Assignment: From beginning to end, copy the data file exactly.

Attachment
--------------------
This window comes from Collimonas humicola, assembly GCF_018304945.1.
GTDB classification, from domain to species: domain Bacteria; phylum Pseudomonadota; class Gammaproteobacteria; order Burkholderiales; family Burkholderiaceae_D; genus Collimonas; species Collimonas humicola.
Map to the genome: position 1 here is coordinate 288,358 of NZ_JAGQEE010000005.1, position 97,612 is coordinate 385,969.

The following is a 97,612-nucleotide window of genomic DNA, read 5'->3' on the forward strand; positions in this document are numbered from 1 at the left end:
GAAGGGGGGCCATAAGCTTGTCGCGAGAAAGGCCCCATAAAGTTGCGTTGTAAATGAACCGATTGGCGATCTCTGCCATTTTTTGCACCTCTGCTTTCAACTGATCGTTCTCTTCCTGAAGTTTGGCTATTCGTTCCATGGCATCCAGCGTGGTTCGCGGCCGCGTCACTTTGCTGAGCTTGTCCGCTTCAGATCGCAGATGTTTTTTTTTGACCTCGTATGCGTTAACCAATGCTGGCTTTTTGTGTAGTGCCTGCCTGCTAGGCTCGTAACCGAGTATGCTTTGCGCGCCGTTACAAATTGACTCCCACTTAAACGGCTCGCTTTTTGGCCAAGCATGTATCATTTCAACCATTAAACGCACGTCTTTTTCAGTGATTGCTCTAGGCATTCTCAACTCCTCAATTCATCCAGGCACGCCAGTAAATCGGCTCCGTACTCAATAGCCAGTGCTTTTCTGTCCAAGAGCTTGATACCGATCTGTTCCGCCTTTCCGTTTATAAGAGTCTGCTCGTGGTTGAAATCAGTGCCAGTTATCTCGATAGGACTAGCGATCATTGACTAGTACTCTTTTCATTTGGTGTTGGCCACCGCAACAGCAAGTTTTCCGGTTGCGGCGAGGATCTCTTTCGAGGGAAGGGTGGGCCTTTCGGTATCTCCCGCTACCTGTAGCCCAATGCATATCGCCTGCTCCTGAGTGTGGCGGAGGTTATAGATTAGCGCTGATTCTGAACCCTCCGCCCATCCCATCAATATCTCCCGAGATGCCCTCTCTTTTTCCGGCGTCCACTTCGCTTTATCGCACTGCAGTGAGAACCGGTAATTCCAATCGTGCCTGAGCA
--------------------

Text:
This window comes from Collimonas humicola, assembly GCF_018304945.1.
GTDB classification, from domain to species: domain Bacteria; phylum Pseudomonadota; class Gammaproteobacteria; order Burkholderiales; family Burkholderiaceae_D; genus Collimonas; species Collimonas humicola.
Map to the genome: position 1 here is coordinate 288,358 of NZ_JAGQEE010000005.1, position 97,612 is coordinate 385,969.

The following is a 97,612-nucleotide window of genomic DNA, read 5'->3' on the forward strand; positions in this document are numbered from 1 at the left end:
GAAGGGGGGCCATAAGCTTGTCGCGAGAAAGGCCCCATAAAGTTGCGTTGTAAATGAACCGATTGGCGATCTCTGCCATTTTTTGCACCTCTGCTTTCAACTGATCGTTCTCTTCCTGAAGTTTGGCTATTCGTTCCATGGCATCCAGCGTGGTTCGCGGCCGCGTCACTTTGCTGAGCTTGTCCGCTTCAGATCGCAGATGTTTTTTTTTGACCTCGTATGCGTTAACCAATGCTGGCTTTTTGTGTAGTGCCTGCCTGCTAGGCTCGTAACCGAGTATGCTTTGCGCGCCGTTACAAATTGACTCCCACTTAAACGGCTCGCTTTTTGGCCAAGCATGTATCATTTCAACCATTAAACGCACGTCTTTTTCAGTGATTGCTCTAGGCATTCTCAACTCCTCAATTCATCCAGGCACGCCAGTAAATCGGCTCCGTACTCAATAGCCAGTGCTTTTCTGTCCAAGAGCTTGATACCGATCTGTTCCGCCTTTCCGTTTATAAGAGTCTGCTCGTGGTTGAAATCAGTGCCAGTTATCTCGATAGGACTAGCGATCATTGACTAGTACTCTTTTCATTTGGTGTTGGCCACCGCAACAGCAAGTTTTCCGGTTGCGGCGAGGATCTCTTTCGAGGGAAGGGTGGGCCTTTCGGTATCTCCCGCTACCTGTAGCCCAATGCATATCGCCTGCTCCTGAGTGTGGCGGAGGTTATAGATTAGCGCTGATTCTGAACCCTCCGCCCATCCCATCAATATCTCCCGAGATGCCCTCTCTTTTTCCGGCGTCCACTTCGCTTTATCGCACTGCAGTGAGAACCGGTAATTCCAATCGTGCCTGAGCA